Ole Miss[edit | edit source]

by Quarter 1 2 3 4 Total
#11 Alabama 0 0 0 8 8
Ole Miss 0 7 3 0 10
  • Date: October 5
  • Location: Memorial Stadium
    Jackson, Mississippi
  • Game attendance: 47,152

After their near loss against Southern Miss, Alabama dropped from the No. 7 to No. 11 position in the AP Poll prior to their game at Ole Miss.[12] Against the Rebels, the Crimson Tide was upset 10–8 before the largest crowd to date ever to witness a college football game in the state of Mississippi.[4][10][11] After a scoreless first, Ole Miss took a 7–0 halftime lead after Archie Manning threw a six-yard touchdown pass to Henry Shows in the second quarter.[10][11] They then extended their lead to 10–0 with a 44-yard Perry King field goal in the third quarter.[10][11]

Alabama ended the Ole Miss shutout bid with just 0:08 left in the game after a Julian Fagan punt was blocked by Mike Hall and recovered by Mike Reilly in the endzone for a touchdown. They then converted a two-point conversion that made the final score 10–8.[10][11] The victory was the first for Ole Miss over Alabama since their 16–0 win in 1910, a period that spanned 58 years.[11][13][14] The loss brought Alabama's all-time record against Ole Miss to 20–4–2.[15]

Vanderbilt[edit | edit source]

by Quarter 1 2 3 4 Total
Vanderbilt 0 0 0 7 7
Alabama 7 0 10 14 31
  • Date: October 12
  • Location: Denny Stadium
    Tuscaloosa, Alabama
  • Game attendance: 45,357

After their loss against Ole Miss, Alabama dropped out of the AP Poll altogether prior to their game against Vanderbilt.[18] Against the Commodores, Alabama rebounded from the previous weeks loss with a 31–7 victory at Tuscaloosa.[4][16][17] Ed Morgan scored the first points of the game with his one-yard touchdown run in the first quarter for a 7–0 lead.[16][17] After a scoreless second quarter, the Crimson Tide extended their lead to 17–0 in the third on a 21-yard Mike Dean field goal and a 17-yard Buddy Seay touchdown run.[16][17]

In the fourth, Scott Hunter scored for Alabama on a one-yard run, followed with Vanderbilt's only points on a four-yard David Strong run and then the Crimson Tide made the final score 31–7 on a one-yard Pete Moore touchdown run.[16][17] The victory improved Alabama's all-time record against Vanderbilt to 26–16–4.[19]

Tennessee[edit | edit source]

Third Saturday in October
by Quarter 1 2 3 4 Total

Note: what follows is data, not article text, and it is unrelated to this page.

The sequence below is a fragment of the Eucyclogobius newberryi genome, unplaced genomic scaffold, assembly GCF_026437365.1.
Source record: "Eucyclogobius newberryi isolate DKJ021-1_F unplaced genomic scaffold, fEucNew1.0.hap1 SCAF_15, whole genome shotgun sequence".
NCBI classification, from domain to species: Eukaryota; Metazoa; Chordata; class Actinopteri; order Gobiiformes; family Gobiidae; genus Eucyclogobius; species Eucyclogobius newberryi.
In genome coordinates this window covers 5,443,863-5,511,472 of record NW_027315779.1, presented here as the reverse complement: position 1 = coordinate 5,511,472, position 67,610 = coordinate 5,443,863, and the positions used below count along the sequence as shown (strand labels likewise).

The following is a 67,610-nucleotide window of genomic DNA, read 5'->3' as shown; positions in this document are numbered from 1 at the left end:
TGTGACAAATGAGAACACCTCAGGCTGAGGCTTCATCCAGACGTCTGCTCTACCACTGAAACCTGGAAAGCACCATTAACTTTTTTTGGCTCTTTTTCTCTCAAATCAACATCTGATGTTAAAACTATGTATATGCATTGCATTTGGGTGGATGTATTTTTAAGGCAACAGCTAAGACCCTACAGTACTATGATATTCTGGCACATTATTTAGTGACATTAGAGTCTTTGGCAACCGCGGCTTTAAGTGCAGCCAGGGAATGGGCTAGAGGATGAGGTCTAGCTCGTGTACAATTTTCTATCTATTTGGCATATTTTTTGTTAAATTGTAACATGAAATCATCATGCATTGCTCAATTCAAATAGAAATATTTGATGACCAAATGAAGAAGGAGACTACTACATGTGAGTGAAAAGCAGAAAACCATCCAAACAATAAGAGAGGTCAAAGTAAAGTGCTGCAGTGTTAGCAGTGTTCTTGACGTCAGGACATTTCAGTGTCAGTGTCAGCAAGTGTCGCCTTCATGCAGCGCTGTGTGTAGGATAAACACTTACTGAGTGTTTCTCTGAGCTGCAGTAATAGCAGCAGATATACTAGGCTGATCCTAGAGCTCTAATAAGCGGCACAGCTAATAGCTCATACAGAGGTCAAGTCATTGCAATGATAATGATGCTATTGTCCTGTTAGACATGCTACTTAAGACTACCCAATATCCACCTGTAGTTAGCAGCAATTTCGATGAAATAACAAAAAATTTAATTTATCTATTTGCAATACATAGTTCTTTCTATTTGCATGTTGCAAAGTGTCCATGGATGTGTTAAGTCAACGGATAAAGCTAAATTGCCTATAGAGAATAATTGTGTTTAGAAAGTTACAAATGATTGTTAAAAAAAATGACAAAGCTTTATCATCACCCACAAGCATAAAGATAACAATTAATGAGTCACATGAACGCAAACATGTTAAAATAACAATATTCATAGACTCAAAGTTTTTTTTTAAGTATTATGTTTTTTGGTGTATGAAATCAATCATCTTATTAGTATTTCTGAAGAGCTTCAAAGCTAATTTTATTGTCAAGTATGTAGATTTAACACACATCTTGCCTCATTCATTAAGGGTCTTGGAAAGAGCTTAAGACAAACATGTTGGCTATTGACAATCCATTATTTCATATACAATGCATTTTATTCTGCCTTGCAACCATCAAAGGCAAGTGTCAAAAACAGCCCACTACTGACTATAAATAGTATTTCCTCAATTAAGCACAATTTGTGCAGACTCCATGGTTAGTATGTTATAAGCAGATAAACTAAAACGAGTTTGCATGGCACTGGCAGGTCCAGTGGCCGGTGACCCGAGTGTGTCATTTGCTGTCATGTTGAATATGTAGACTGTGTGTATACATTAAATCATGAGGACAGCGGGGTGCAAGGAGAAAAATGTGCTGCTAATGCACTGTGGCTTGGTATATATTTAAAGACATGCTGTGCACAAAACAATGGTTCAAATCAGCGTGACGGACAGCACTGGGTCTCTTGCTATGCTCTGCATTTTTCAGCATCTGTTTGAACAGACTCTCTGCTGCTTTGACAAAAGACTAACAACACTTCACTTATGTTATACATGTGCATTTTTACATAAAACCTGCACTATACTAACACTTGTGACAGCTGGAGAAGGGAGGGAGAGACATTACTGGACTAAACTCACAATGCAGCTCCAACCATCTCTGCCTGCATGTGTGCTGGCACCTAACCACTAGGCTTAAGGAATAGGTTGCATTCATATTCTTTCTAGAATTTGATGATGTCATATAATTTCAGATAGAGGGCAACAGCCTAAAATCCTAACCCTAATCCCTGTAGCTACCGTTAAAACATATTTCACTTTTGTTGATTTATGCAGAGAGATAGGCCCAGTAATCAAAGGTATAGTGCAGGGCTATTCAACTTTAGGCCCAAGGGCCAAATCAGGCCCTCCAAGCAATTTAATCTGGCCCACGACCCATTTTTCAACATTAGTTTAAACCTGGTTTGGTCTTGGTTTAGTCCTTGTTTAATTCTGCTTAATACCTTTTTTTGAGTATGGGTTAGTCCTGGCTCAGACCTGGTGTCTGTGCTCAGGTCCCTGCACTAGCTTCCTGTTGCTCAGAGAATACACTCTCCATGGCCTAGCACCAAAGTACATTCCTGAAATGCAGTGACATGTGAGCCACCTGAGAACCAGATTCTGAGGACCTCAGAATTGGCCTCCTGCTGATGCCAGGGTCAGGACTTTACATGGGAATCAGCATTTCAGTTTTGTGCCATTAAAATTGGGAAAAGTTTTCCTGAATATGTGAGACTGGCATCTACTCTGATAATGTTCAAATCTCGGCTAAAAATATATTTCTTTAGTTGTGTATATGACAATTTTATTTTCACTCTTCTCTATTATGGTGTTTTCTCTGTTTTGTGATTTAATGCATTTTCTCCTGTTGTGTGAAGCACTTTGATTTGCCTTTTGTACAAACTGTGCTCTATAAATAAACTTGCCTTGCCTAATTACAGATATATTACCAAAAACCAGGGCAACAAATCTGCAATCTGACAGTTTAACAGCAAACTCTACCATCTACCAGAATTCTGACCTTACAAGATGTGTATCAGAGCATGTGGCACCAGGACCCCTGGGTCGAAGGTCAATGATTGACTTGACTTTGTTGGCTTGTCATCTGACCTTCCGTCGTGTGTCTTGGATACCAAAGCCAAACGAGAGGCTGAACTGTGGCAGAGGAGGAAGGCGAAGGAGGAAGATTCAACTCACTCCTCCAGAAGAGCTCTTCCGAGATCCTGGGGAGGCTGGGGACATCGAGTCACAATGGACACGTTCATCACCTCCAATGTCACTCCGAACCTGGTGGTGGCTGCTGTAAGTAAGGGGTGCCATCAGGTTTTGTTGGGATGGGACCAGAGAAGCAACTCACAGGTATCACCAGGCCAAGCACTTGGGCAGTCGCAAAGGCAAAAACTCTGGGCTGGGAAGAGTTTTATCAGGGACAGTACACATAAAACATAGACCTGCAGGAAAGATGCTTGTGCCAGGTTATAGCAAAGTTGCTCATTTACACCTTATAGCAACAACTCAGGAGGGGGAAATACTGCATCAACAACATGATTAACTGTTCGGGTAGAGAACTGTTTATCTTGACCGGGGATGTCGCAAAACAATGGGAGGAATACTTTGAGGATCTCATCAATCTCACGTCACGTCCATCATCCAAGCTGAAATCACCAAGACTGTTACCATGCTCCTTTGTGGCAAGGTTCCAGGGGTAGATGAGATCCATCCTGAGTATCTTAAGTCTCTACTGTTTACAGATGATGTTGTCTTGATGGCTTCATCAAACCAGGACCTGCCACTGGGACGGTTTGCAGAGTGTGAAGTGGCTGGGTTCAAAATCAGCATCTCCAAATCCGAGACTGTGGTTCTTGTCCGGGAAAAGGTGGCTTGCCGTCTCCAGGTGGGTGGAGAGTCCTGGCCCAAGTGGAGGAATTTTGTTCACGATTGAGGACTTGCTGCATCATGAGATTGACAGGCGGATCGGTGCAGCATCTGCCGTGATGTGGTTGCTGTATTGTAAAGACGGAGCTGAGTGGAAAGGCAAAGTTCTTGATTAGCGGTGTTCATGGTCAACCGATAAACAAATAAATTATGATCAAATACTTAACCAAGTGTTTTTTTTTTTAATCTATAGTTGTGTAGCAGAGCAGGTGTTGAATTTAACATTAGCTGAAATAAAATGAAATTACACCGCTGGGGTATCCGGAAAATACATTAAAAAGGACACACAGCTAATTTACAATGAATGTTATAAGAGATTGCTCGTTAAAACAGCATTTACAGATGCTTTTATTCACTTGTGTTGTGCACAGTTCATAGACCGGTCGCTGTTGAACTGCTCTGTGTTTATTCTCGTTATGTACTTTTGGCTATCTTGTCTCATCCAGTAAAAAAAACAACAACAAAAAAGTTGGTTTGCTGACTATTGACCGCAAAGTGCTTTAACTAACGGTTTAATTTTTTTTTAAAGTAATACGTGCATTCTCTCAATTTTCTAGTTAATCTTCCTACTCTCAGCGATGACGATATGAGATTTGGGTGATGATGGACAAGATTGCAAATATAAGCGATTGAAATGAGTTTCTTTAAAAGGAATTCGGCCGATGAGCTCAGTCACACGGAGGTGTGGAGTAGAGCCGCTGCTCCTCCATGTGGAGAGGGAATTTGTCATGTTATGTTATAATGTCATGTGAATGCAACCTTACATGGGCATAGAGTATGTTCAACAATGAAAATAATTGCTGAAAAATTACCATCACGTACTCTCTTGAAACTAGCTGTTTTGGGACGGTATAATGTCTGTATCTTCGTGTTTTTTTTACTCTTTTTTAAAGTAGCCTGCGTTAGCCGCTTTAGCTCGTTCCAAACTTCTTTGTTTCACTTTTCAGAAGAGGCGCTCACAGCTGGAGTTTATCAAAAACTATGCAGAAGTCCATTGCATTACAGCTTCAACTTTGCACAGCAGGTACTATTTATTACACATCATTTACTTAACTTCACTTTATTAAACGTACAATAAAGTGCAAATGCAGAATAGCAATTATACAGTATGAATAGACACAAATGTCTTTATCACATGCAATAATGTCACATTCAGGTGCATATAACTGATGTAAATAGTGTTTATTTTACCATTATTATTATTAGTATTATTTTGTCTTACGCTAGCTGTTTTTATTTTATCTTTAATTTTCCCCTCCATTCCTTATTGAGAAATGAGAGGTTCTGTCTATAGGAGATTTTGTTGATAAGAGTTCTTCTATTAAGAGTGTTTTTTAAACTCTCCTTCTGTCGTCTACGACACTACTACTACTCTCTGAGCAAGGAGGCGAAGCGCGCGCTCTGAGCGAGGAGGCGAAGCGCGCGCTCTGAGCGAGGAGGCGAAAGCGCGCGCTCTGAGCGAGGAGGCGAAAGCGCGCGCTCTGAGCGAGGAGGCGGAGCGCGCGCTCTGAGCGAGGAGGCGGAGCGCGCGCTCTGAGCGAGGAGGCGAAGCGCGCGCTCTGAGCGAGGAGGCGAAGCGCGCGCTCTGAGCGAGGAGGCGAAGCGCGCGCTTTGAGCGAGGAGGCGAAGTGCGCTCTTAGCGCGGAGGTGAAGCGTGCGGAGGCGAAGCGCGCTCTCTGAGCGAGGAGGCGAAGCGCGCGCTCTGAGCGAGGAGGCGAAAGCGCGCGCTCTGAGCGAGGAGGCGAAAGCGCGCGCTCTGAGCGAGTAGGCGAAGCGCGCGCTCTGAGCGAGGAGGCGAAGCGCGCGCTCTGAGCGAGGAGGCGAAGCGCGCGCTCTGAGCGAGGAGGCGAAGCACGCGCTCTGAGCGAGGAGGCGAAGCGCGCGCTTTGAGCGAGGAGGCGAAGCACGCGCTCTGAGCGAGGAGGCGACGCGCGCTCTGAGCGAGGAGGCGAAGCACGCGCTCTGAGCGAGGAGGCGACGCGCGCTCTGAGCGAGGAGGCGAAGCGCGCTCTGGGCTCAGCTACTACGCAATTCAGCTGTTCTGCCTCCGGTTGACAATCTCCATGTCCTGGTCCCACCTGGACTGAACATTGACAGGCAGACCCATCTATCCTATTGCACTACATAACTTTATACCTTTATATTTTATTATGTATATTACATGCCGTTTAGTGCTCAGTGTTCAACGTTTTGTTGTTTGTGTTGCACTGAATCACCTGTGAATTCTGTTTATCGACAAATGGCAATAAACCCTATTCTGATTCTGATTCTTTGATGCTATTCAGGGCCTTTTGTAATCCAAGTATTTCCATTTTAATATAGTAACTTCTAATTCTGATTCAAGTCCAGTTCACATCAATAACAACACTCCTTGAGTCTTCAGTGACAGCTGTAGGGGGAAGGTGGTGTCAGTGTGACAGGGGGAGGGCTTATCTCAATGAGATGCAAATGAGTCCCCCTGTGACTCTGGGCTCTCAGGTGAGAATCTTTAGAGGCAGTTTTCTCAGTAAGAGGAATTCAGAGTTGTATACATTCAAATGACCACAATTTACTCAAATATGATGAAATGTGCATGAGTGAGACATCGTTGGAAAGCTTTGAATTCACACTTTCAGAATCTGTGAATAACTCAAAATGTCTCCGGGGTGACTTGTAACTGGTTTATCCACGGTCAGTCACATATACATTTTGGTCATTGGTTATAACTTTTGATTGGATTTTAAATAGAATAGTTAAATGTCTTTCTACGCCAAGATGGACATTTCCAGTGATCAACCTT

Alabama 3 0 0 6 9
#8 Tennessee 7 0 0 3 10
  • Date: October 19
  • Location: Neyland Stadium
    Knoxville, Tennessee
  • Game attendance: 63,392

Against Tennessee, coach Bryant elected to go for the victory instead of a tie in the final minutes of the game, and after the failed two-point conversion the Volunteers held onto a 10–9 victory at Knoxville.[4][20][21] Tennessee took an early 7–0 lead in the first quarter after Richmond Flowers scored on a one-yard touchdown run. Alabama responded later in the quarter with a 28-yard Mike Dean field goal that made the score 7–3.[20][21] The score remained the same through the fourth quarter when Karl Kremser kicked what was then a SEC record 54-yard field goal that extended the Volunteers lead to 10–3.[20][21][22]

After the Tennessee field goal, the Crimson Tide had their most sustained drive of the game. The 80-yard drive culminated in a four-yard Donnie Sutton touchdown reception from Scott Hunter that made the score 10–9.[20][21] However, instead of playing for the tie and kicking the extra point, coach Bryant elected to go for the win on a two-point conversion. On the attempt, Joe Kelley failed to complete the pass to Sutton and Tennessee won the game as a result 10–9.[20][21] The loss brought Alabama's all-time record against Tennessee to 23–21–7.[23]

Clemson[edit | edit source]

by Quarter 1 2 3 4 Total
Clemson 0 7 7 0 14
Alabama 14 0 0 7 21
  • Date: October 26
  • Location: Denny Stadium
    Tuscaloosa, Alabama
  • Game attendance: 43,874

At Denny Stadium, the Crimson Tide narrowly defeated the Tigers of the Atlantic Coast Conference 21–14.[4][24][25] Alabama took an early 14–0 lead with a pair of first-quarter touchdowns. The first came on a 40-yard Donnie Sutton reception from Scott Hunter and the second on a 13-yard Buddy Seay run.[24][25] Clemson responded and tied the game 14–14 with touchdowns in each of the next two quarters. Buddy Gore scored first in the second quarter on a three-yard run and was followed with a six-yard Billy Ammons touchdown pass to Ray Yauger in the third.[24][25]

Alabama retook the lead in the fourth on a 30-yard Hunter touchdown pass to George Ranager that made the score 21–14.[24][25] Clemson then drove the ball late to the Crimson Tide 41-yard line only to have Ammons throw an interception late that sealed the Alabama victory.[24][25] The victory improved Alabama's all-time record against Clemson to 9–3.[26]

Mississippi State[edit | edit source]

by Quarter 1 2 3 4 Total
Mississippi State 6 0 7 0 13
Alabama 7 13 0 0 20
  • Date: November 2
  • Location: Denny Stadium
    Tuscaloosa, Alabama
  • Game attendance: 58,084